Even the most sophisticated individual approaches for obesity prevention and treatment are less likely to be effective in an environment that is obesity-promoting.
Experts Susan Z. Yanovski, MD, from the National Institute of Diabetes and Digestive and Kidney Diseases, and Jack Yanovski, MD, PhD, from the Division of Intramural Research, Eunice Kennedy Shriver National Institute of Child Health and Human Development, discuss how factors that vary among people—including environmental, psychosocial, cultural, economic, and genetic factors—may lead to differences in susceptibility to obesity or in response to weight management treatment. In their Viewpoint article, they emphasize that there is rarely a single gene alteration that leads to obesity, but rather it results from multiple underlying susceptibility factors acting in concert with an obesity-promoting environment.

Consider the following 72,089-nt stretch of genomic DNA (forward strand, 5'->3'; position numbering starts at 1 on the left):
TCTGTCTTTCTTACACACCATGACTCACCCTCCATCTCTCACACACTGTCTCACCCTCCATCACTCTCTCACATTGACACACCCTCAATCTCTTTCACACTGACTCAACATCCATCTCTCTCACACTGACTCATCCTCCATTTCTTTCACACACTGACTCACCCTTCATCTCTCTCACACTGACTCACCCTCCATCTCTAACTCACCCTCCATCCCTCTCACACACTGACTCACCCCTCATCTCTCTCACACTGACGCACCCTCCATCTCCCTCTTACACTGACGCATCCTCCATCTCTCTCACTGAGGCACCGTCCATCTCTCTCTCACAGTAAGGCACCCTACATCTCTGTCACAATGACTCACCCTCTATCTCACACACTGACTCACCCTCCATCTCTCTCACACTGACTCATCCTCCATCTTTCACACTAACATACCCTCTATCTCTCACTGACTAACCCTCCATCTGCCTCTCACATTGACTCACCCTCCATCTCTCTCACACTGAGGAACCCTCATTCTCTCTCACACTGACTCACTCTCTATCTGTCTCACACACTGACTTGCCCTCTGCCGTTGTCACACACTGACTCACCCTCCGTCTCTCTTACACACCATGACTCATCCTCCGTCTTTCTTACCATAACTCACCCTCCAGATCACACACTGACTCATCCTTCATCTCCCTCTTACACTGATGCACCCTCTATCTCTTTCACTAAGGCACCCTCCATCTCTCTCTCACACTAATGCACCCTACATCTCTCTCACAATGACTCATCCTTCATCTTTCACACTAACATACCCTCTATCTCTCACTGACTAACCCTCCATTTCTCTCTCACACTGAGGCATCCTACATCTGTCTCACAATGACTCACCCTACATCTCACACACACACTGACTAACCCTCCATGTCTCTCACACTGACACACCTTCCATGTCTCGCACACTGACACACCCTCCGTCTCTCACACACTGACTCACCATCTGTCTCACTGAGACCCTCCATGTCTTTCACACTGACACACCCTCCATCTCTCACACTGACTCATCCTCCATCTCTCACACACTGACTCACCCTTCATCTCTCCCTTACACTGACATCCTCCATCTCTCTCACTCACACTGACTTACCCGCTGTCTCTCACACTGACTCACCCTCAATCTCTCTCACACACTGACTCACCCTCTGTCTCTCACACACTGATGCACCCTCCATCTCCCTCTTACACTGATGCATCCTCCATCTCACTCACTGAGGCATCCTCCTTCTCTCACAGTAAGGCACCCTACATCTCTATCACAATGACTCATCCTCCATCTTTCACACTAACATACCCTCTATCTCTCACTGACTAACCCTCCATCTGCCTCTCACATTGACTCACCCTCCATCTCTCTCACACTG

Scientists are still in the early stages of using personalized approaches and interventions to reduce obesity and related problems such as diabetes. Learn more here: Toward Precision Approaches for the Prevention and Treatment of Obesity